I've always liked the title of Jack Kornfield's book about the spiritual path, After the Ecstasy, the Laundry. Whether it's authors attending conferences or spiritual seekers attending retreats and seminars, the high of the lectures, meditations and fellowship often wears off after one gets back home to grocery shopping, laundry and a world that often seems to discount writers' and seekers' insights.
In his introduction, Kornfield writes, "Our realizations and awakenings show us the reality of the world, and they bring transformation, but they pass."
Many years ago, I attended a weekend Silva Method course that taught, among other things, how to meditate and see with your inner eye what your physical eyes cannot see. During and immediately after the course, my friends and I felt a spiritual ecstasy that convinced us we'd been handed the keys to the kingdom. I still use the techniques I learned, but the ecstasy has long since passed.
While many people asked me about the course and were flabbergasted when I could, for example, tell them about people they knew whom I had never met, it was obvious that they also felt I had transformed into a weird, non-normal human being. Even though everyone who took the course could do what I could do, those who didn't take the course saw the knowledge coming from it as parlor tricks, the work of the "devil" or otherwise suspect.
I found it difficult to "stay true" to what I learned when society itself not only discounted it, but viewed the beliefs with contempt. Some of these thoughts were on my mind when I posted What if Harry Potter Bought the House Next Door to You? on my Malcolm's Round Table blog. My feeling was that if Harry moved into the neighborhood and openly practiced magic, he would be persecuted.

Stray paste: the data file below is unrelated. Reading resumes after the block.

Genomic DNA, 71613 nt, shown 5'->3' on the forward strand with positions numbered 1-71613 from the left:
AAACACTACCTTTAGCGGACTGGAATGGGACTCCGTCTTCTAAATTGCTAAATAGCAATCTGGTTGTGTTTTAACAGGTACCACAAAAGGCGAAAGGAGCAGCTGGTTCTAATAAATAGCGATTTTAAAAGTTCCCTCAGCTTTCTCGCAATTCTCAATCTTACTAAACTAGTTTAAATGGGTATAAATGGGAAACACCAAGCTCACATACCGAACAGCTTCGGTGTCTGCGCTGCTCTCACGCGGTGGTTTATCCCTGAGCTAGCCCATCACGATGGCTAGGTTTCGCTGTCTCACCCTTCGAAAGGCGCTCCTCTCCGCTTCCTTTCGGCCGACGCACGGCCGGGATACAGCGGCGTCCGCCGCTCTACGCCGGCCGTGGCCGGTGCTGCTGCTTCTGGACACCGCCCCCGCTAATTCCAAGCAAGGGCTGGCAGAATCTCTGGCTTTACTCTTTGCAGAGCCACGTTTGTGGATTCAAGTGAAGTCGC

The Sun Singer and Sarabande
Robert succeeds on his quest and The Sun Singer ends on a hopeful note. However, by the time my title character finds him in Sarabande, not only has the high of his accomplishments worn off, Robert has all but turned his back on the quest because of the way his parents and friends are viewing his transformation.
Likewise, Sarabande ends on a hopeful note after Sarabande goes through hell on her heroine's journey quest to confront her sister. Like Robert's parents, Sarbande's mother tries to discourage her from going on her journey. Fortunately, Robert came through and helped her, and I remain hopeful that the ecstasy of their suffering and transformations never wears off.
Personally, I think that what one gains from meditation and transformation never really passes away even though the initial high of it cannot be maintained or even recaptured. Kornfield's "laundry" is the reality that we face when we come back from the journey. We just need to remember where we went and what we learned while we were there. I hope my readers feel the same way as they read my contemporary fantasies.